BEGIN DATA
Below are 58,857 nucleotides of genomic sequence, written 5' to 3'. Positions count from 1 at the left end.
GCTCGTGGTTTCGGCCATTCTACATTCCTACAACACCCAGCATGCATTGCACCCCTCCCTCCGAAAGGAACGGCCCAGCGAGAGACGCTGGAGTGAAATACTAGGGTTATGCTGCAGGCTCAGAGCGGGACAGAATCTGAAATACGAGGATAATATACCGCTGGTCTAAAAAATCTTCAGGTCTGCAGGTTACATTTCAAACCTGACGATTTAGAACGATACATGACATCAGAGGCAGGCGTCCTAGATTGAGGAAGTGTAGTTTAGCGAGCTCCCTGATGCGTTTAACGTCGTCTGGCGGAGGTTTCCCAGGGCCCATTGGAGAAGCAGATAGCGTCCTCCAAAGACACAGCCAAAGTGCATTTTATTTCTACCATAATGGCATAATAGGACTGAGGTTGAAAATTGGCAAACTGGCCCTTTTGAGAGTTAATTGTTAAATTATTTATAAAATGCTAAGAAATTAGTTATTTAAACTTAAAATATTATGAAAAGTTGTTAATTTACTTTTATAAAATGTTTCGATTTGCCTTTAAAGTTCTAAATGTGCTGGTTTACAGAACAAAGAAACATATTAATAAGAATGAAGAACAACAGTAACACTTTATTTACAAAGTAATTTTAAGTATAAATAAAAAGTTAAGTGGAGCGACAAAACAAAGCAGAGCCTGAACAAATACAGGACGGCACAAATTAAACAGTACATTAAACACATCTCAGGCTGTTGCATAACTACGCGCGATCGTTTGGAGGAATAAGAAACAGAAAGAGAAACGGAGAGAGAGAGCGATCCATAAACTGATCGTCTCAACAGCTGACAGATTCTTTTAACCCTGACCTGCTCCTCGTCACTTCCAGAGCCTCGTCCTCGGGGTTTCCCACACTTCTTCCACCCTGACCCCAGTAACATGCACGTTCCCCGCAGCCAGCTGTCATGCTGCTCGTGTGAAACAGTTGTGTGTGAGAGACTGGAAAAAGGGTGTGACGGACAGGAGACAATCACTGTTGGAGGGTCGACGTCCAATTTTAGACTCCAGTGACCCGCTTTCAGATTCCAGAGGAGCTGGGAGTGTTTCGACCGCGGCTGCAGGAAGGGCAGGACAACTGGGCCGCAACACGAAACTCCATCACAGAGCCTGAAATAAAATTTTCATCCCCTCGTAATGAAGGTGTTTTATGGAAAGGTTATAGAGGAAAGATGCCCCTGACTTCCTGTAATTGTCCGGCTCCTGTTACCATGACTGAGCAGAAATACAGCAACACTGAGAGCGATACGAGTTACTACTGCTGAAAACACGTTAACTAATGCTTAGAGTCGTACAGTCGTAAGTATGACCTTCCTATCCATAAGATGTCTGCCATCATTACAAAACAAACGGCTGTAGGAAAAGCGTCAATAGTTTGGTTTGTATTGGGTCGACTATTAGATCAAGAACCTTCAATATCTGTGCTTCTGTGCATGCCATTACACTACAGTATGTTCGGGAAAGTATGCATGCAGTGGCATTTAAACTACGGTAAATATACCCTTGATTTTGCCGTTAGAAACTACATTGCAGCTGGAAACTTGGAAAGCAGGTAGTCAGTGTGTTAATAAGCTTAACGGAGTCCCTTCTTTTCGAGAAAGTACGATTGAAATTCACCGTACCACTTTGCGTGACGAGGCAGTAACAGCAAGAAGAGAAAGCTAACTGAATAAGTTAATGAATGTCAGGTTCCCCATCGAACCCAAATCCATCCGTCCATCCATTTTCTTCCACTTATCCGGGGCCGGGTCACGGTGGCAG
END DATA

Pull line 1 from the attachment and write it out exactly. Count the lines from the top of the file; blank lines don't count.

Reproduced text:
Below are 58,857 nucleotides of genomic sequence, written 5' to 3'. Positions count from 1 at the left end.